Will This Be Alive Time or Dead Time? Early on in my career I had a pivotal conversation with author Robert Greene. I was working full-time at a really good job but planning my next move, saving my money and thinking about what I might do next. I told him I wanted to write a book one day, but I wasn’t sure what, how or when or what about. He told me, Ryan, there are two types of time: Dead time—where we are just waiting and Alive time—where we are learning and active and leveraging. And then he left it there with me to decide which I would choose.Alive time or Dead Time?So let that question catch you the next time you find yourself sitting on your hands or goofing off as you wait. Let it jolt you back into line. Pick up a book, pick up a pen and get back to work. Resist the temptation to get distracted with silly politics or wanderlust. Make the most of every moment as you prepare for the next move or the next event. If you want to be productive, be fully alive.
Is This Who I Want To Be?Our mind has the cunning ability to make the distinction between what we do and who we are. The problem is that this is complete nonsense. You can’t be a good person if your actions are consistently bad. You can’t be a hardworking person if you take every shortcut you can. It doesn’t matter that you say you love someone, it only matters if you show that you love them. Remember Cheryl Strayed’s line: “In your twenties you’re in the process of becoming who you are, so you might as well not be an asshole.” This is true for life itself. You are what you do—so ask yourself whenever you’re doing something: Is this reflective of the person I want to be? That I see myself to be? How we do anything is how we do everything. It is who we are. So ask this question about every action, thought and word. Because it adds up in a way that no amount of self-image or belief ever will.
Last question. Sort of. It comes from the great Viktor Frankl, the psychotherapist who survived the Auschwitz and wrote many beautiful books. He tried, as best he could, to try to address that perennial question that every philosopher and hungry young person has struggled with: What is the meaning of life? Frankl struggled with this question too, surely the horrors of a concentration camp and the loss of one’s entire existence will do that to you. But he found that the answer was simple, though there was a problem how the question was posed. You see, he said, it is not us who get to demand of the world, “What is the meaning of life?” Rather, he said, life is demanding that we answer the question with the actions and decisions we make. That we create meaning in our choices and our beliefs. I think we create it in doing our best to challenge ourselves with the questions above:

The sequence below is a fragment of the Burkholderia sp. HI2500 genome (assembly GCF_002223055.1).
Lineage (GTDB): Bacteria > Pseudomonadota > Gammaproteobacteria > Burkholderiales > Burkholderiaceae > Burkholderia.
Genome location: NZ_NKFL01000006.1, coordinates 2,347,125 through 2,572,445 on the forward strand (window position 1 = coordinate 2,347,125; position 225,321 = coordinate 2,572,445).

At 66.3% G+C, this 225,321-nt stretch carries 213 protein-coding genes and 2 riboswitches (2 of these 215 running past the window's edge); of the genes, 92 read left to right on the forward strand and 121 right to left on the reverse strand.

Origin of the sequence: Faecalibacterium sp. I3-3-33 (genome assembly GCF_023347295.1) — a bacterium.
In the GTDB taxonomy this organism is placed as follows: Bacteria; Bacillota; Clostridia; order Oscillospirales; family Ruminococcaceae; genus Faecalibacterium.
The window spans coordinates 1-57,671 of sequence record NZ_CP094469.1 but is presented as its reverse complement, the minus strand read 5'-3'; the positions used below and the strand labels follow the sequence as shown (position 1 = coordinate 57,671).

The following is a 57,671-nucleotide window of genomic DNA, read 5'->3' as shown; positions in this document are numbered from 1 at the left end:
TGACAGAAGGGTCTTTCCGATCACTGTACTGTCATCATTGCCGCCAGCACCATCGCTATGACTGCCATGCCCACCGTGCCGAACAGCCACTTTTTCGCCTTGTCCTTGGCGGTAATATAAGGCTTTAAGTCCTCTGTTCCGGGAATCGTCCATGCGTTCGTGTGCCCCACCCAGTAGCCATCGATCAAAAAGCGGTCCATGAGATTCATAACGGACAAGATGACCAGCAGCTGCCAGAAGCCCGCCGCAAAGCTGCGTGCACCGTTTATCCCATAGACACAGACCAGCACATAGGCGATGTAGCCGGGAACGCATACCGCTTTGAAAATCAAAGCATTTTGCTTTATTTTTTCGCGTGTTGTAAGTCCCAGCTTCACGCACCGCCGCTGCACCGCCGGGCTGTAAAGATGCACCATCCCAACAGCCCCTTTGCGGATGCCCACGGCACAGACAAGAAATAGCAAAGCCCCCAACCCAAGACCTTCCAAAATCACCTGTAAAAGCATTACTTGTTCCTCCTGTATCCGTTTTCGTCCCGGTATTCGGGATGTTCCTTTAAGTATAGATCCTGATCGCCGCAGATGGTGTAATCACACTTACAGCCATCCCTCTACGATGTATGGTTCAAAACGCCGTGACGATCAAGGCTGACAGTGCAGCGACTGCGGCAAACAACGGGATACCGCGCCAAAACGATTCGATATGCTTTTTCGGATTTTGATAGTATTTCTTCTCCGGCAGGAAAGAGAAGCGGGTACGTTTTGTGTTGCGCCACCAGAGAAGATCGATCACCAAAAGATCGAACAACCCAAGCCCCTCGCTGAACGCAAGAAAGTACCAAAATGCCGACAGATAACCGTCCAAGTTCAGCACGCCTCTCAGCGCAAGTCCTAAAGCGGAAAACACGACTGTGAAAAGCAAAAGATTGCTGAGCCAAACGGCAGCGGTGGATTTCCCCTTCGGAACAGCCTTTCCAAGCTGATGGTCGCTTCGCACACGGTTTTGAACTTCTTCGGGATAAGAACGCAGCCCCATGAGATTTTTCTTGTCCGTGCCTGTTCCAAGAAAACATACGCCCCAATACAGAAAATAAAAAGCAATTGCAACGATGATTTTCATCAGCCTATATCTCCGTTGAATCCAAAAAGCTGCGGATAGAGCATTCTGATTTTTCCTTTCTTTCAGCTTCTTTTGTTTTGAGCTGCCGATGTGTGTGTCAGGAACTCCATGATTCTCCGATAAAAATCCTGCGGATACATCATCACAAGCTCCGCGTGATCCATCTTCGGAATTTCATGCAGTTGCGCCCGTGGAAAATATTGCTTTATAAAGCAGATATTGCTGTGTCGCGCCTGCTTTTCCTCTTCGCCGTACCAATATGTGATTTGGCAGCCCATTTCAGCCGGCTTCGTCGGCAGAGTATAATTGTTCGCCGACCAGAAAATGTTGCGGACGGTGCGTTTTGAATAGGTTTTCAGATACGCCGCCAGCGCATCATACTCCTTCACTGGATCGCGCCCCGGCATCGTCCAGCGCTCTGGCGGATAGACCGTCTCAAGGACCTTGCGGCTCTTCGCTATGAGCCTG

What am I for?
What is my job?
Who do I want to be?
What’s up to me?
What does a good day look like?
Some are simpler than others, sure, but the answers rarely are—and the act of asking is the most important thing.
Hey, did you know that your thoughts can make brain tumors grow faster? Your mind is made of meat that is arranged in precisely such a way as to not know it is meat. This is why so much of your personality is dictated by seemingly random nonsense you’re not even aware of. Such as …
Whispering: Hey, David Wong’s new novel — the third in the NYT bestselling John Dies At The End series — is FINALLY OUT NOW.
Your Fear Of Germs Determines Your Politics (And Maybe Everything Else)
This is going to be one of those “Now that you see it, you can’t unsee it” situations. It sounds ridiculous at first, then starts to become grossly obvious the more you look around. We referenced a study a while back in which scientists could get people to be less racist merely by washing their hands first. At the time, that seemed to me like one of those oddball results, like the one that found you can make a person smarter by having them wear a lab coat. But no, it turns out it was but a glimpse into the dark, swirling demon lurking within the soul of humanity: our primitive fear of germs.
The theory says that over the centuries, certain people and groups evolved with a higher paranoia toward infections, due to living in regions/climates where that sort of thing was more of a threat. Meeting another tribe thus meant encountering diseases you had no immunity to, and to this day, their descendants will instinctively be more untrustworthy of other cultures and tightly regulate “unclean” behavior. In groups, they form societies that are fiercely nationalistic and insist on flamboyant outward displays of such (like, say, Confederate flags on pickup trucks) to signal to one another that they’re “safe.” They also enforce strict sexual morality (to prevent the spread of STDs). Over time, they tend to gravitate toward dictatorships, submitting to the strongman promising to protect them from the contaminated outside world.